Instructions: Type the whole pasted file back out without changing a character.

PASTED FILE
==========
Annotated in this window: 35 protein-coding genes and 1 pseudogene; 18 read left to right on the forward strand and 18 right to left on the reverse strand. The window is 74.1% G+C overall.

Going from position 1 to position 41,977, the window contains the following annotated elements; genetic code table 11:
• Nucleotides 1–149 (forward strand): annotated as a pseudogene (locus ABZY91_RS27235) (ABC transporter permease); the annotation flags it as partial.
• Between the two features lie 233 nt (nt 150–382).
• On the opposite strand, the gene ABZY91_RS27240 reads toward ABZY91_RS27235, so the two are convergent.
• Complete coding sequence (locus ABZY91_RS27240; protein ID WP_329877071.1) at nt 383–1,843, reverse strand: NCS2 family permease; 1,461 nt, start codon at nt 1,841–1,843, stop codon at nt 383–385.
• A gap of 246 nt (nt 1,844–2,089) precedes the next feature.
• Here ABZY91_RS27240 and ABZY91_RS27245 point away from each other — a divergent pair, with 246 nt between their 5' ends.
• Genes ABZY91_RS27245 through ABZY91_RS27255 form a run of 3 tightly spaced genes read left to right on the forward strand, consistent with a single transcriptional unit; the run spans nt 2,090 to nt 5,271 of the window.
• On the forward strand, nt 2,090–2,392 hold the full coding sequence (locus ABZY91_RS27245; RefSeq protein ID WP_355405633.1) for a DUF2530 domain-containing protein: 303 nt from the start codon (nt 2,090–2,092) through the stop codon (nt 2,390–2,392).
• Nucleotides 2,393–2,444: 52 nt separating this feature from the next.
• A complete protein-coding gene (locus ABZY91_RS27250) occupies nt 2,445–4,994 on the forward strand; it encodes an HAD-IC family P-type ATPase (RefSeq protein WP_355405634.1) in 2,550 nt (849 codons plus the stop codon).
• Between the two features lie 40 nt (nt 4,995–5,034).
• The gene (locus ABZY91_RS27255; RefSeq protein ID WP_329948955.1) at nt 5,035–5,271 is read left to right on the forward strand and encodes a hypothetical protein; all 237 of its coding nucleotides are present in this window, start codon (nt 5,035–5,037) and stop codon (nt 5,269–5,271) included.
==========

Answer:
Annotated in this window: 35 protein-coding genes and 1 pseudogene; 18 read left to right on the forward strand and 18 right to left on the reverse strand. The window is 74.1% G+C overall.

Going from position 1 to position 41,977, the window contains the following annotated elements; genetic code table 11:
• Nucleotides 1–149 (forward strand): annotated as a pseudogene (locus ABZY91_RS27235) (ABC transporter permease); the annotation flags it as partial.
• Between the two features lie 233 nt (nt 150–382).
• On the opposite strand, the gene ABZY91_RS27240 reads toward ABZY91_RS27235, so the two are convergent.
• Complete coding sequence (locus ABZY91_RS27240; protein ID WP_329877071.1) at nt 383–1,843, reverse strand: NCS2 family permease; 1,461 nt, start codon at nt 1,841–1,843, stop codon at nt 383–385.
• A gap of 246 nt (nt 1,844–2,089) precedes the next feature.
• Here ABZY91_RS27240 and ABZY91_RS27245 point away from each other — a divergent pair, with 246 nt between their 5' ends.
• Genes ABZY91_RS27245 through ABZY91_RS27255 form a run of 3 tightly spaced genes read left to right on the forward strand, consistent with a single transcriptional unit; the run spans nt 2,090 to nt 5,271 of the window.
• On the forward strand, nt 2,090–2,392 hold the full coding sequence (locus ABZY91_RS27245; RefSeq protein ID WP_355405633.1) for a DUF2530 domain-containing protein: 303 nt from the start codon (nt 2,090–2,092) through the stop codon (nt 2,390–2,392).
• Nucleotides 2,393–2,444: 52 nt separating this feature from the next.
• A complete protein-coding gene (locus ABZY91_RS27250) occupies nt 2,445–4,994 on the forward strand; it encodes an HAD-IC family P-type ATPase (RefSeq protein WP_355405634.1) in 2,550 nt (849 codons plus the stop codon).
• Between the two features lie 40 nt (nt 4,995–5,034).
• The gene (locus ABZY91_RS27255; RefSeq protein ID WP_329948955.1) at nt 5,035–5,271 is read left to right on the forward strand and encodes a hypothetical protein; all 237 of its coding nucleotides are present in this window, start codon (nt 5,035–5,037) and stop codon (nt 5,269–5,271) included.